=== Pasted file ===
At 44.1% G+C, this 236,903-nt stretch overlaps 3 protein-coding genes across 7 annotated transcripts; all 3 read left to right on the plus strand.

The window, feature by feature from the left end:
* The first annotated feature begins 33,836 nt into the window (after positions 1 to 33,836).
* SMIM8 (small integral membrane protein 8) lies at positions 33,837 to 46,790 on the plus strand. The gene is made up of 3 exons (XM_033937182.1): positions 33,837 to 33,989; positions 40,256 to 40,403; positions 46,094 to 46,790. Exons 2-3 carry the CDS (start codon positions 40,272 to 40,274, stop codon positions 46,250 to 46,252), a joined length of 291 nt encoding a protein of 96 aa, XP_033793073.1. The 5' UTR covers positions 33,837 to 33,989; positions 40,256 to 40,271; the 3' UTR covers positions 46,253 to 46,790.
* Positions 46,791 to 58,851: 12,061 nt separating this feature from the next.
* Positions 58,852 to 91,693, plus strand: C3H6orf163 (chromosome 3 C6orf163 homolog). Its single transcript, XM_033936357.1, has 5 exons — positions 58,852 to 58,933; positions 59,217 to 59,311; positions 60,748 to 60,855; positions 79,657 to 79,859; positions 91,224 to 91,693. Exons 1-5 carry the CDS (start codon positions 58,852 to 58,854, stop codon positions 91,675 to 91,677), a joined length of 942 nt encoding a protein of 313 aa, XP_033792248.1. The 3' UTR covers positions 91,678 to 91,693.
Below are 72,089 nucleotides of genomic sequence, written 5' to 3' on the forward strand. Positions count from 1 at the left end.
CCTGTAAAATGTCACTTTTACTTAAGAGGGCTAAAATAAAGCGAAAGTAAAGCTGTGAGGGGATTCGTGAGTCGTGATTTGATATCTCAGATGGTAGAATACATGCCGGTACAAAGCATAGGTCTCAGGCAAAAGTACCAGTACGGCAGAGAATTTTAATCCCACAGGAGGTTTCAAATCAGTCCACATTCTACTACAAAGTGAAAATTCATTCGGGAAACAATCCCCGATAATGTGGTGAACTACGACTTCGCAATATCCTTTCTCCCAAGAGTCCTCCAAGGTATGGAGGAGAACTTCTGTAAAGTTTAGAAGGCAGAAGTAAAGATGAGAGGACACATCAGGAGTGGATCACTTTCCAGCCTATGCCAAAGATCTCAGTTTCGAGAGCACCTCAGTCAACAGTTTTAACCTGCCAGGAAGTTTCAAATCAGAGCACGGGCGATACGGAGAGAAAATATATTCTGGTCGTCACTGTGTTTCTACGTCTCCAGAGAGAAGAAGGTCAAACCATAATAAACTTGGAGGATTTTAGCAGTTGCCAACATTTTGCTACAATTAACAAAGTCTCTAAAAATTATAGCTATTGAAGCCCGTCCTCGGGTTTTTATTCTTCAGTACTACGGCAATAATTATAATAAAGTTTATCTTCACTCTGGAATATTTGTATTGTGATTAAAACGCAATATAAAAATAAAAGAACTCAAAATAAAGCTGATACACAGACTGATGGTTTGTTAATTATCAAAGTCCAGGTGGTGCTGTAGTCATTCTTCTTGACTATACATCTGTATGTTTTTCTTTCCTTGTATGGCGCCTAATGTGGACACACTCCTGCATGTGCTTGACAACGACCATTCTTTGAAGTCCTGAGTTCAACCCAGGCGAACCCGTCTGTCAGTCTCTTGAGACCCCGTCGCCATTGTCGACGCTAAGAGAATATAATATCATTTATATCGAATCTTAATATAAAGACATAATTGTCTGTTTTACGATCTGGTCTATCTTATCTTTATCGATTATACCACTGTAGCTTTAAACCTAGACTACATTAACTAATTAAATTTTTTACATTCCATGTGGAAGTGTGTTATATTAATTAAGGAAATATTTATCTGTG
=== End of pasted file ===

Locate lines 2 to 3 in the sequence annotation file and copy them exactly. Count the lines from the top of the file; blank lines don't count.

The window, feature by feature from the left end:
* The first annotated feature begins 33,836 nt into the window (after positions 1 to 33,836).